There were a few years where I was a rabid Anti-Santite. I was a Christian darn it! That jolly old man was one of the great deceivers of our time. A filthy mix of greedy consumerism and Oprah like nicey nicey feel-good pablum, that was conceived by the Devil himself to make us forget to do Living Nativities in town squares, and light advent candles.
My wife and I once ACTUALLY declined to receive a Santa-related gift as to not allow the enemy to infiltrate our jingle-bell haven. Deep sigh, I know, but don’t judge until you’ve tried earnestly to center your life around genuine service and devotion to a deity. Youthful fervor sometimes has social shrapnel. Have a little grace. It does a body good to analyze our culture instead of just lapping up what we’re being handed.
It’s not just me. A friend of mine was once pastoring a church that was doing a Christmas play that included a painted Santa Claus character as a small part of the set. One Sunday morning service during a quiet portion, a voice began shouting from the back, “There is a messenger of Satan in our midst. He lurks behind you. It’s SANTA!” There’s no going back from that. It’s a good night everybody moment.
But, can Jesus and Santa, two Christmas super players, get along?
Even the carol “Santa Claus is Coming to Town” is a funny mix of Jesus and Santa.
This stanza has always fascinated me:
Santa knows that we’re God’s children,
That makes everything right.
Fill your hearts with Christmas cheer,
‘Cause Santa Claus comes tonight.
It’s like Santa’s doing his thing while respecting God’s turf.
You DO know the story about Santa and the human meat pies of death right? And the other one about Santa and 3 hookers right? Oh Santa was hardcore.
Legend has it that the 4th Century Saint Nicholas once came across a poor man who had three daughters whom he couldn’t afford marriage dowry for. These were bleak times, and likely meant that these girls would become prostitutes. So one night Santa, eschewing public laud in place of modestly, saving face for the father, went to their home and left three purses (one for each daughter) filled with gold. The overwhelmed father caught Santa in the act, only to have the jolly old saint reply, “don’t thank me… but God alone.”
In another legend, Santa becomes a stinkin’ faith healer! During a time of terrible famine, a desperate but malicious butcher lured three little children into his house. Few good stories start this way. The butcher butchered the kids in order to turn them into meat pies, placing their remains in a barrel to cure. Thankfully, super Santa was nearby caring for the poor of the stricken region. He not only saw through the butcher’s horrific crime, but also prayed and resurrected the three boys. Now THAT’S a Santa story.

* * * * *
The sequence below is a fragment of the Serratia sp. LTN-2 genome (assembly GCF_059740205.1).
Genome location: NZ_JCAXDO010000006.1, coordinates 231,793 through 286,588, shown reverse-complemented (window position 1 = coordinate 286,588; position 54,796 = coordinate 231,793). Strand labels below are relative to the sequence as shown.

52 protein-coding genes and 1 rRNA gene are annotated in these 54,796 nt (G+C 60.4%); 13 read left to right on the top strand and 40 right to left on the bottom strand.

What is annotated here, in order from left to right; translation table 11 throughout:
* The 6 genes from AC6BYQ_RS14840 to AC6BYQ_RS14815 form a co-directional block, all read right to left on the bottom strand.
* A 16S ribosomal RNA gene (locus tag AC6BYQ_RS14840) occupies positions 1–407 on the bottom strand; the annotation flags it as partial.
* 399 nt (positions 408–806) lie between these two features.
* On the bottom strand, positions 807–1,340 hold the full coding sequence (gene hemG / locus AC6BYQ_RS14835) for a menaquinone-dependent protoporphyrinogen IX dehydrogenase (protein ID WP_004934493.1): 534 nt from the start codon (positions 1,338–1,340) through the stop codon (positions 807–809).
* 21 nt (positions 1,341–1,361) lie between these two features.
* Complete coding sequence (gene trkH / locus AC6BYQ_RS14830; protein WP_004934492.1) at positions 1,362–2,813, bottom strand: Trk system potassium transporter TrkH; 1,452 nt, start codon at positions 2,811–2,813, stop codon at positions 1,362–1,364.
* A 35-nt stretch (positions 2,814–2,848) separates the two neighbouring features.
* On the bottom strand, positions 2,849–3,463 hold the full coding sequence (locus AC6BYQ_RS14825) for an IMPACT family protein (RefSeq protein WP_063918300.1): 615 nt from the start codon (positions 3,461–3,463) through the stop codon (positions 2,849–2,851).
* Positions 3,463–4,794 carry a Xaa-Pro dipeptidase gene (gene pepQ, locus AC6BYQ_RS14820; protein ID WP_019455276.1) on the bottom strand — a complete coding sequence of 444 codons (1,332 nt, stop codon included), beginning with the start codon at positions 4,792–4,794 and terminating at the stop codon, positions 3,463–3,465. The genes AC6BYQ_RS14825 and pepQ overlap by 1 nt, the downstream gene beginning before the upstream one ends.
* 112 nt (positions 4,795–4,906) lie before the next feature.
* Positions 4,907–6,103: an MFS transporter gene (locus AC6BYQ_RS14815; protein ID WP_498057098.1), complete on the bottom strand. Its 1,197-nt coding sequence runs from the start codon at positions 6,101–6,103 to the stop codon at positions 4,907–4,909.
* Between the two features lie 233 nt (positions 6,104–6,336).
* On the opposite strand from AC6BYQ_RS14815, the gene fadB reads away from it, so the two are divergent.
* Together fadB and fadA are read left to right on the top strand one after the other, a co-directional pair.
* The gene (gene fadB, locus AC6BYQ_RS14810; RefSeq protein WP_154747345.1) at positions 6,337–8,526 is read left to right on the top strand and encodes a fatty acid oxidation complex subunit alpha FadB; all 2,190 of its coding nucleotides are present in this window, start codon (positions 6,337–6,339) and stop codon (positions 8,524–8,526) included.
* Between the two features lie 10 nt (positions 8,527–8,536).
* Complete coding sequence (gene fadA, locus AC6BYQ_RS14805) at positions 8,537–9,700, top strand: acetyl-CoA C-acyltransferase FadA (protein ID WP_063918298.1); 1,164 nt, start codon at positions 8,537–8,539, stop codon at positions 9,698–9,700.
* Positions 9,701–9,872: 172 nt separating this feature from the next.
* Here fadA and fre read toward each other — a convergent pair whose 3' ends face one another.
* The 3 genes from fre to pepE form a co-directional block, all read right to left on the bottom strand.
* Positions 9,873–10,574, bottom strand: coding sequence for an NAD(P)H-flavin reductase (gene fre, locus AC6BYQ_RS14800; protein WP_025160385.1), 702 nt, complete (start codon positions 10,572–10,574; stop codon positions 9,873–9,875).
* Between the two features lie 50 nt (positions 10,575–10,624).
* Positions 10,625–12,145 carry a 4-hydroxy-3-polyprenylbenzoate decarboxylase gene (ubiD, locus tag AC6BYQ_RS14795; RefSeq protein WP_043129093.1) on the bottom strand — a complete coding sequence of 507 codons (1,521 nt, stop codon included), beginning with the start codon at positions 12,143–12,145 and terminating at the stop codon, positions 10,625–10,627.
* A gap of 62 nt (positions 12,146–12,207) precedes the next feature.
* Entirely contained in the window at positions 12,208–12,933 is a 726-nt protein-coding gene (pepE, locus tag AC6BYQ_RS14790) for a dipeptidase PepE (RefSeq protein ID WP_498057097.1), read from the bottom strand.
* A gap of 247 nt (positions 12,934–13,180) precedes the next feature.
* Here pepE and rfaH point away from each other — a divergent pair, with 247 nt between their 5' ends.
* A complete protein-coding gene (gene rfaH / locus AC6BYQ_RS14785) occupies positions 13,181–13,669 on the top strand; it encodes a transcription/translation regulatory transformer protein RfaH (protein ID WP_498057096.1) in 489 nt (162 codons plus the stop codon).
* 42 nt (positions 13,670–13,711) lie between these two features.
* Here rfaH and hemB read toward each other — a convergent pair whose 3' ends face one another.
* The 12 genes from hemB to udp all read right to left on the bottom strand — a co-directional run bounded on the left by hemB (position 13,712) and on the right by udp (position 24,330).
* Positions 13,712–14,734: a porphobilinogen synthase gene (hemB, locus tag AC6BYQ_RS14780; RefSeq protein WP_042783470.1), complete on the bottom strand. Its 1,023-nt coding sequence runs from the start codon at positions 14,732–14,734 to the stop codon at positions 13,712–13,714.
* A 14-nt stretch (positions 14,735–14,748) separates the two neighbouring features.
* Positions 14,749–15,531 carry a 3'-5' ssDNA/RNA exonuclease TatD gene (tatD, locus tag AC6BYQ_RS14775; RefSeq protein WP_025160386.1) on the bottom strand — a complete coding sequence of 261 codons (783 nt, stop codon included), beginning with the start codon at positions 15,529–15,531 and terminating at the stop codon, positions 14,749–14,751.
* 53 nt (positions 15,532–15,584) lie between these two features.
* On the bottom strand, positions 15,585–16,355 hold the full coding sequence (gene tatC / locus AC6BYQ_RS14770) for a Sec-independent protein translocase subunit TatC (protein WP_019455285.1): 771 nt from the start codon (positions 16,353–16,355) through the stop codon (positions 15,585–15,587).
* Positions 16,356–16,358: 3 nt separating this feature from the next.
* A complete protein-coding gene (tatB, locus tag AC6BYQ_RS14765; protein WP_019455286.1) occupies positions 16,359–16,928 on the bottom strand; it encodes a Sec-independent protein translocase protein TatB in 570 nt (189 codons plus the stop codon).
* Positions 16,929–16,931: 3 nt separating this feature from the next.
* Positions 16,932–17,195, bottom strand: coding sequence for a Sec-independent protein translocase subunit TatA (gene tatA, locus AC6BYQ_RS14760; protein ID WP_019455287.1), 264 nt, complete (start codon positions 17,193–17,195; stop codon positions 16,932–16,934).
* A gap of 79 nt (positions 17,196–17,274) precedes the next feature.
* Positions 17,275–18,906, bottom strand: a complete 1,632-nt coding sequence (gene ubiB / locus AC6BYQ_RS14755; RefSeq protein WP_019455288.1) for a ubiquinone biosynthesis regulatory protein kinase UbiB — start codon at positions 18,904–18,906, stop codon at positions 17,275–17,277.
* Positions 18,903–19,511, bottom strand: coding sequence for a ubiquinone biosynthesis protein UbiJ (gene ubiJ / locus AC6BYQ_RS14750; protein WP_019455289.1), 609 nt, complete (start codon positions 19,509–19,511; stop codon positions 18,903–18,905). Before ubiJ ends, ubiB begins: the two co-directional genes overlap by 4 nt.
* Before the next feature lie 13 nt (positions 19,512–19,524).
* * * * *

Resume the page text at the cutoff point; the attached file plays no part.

The real question as a parent is how to treat the Santa myth with our kids. It is a very legitimate argument to say, How can I convince my kids of a mystical man at the North Pole they never see but who cares and brings gifts, then tell them that he doesn’t exist, and then tell them that the other mystical man in the sky they never see but who loves them and gives them gifts DOES? Santa has been tough for me and for every parent. Push DOES come to shove at some point.
I was the last kid in my class to finally figure out that Santa wasn’t real. While I took a youthful barrage of mockery and logic, I stood up to the doubters claiming that I had seen the real Santa, and he lived in Muskoka at Santa’s Village. I didn’t want my kids to be that kid either. So we started off by not saying much at all about Santa. We have never played up the veracity of Santa. There are no “From Santa” gifts under the tree. But our kids have grown up enjoying the myth. It’s a lovely myth.
A couple of Christmases ago, my oldest son, Jared, asked point blank if Santa was real. I told him no. Was he crushed? Absolutely not. He was pumped that he figured it out himself! We together identified what was the real Biblical Christmas story that he already knew and what was cultural myth. THEN I told him about the human meat pies of death, the power of prayer, and importance of defending the defenseless. He thought it was awesome, like an action movie is awesome. I told him how Saint Nicholas took care of the three daughters and cared tangibly for the poor. He made the connection between our Great-Grandma knitting stockings today. We watched Elf that night and Jared winked at me as we kept the secret safe for his little sisters.
My kids have learned about the Biblical origins of Christmas and that it’s a way to incarnate love through gift giving today. Let’s tell the story of Jesus in our culture. It’s ever-present, relevant and is the real meaning of Christmas. Santa knows that we’re God’s children. Be generous and help each other in Jesus’ name. And, if you happen to see a bucket of people’s guts about to be turned into meat pies, think to yourself: What would Santa do?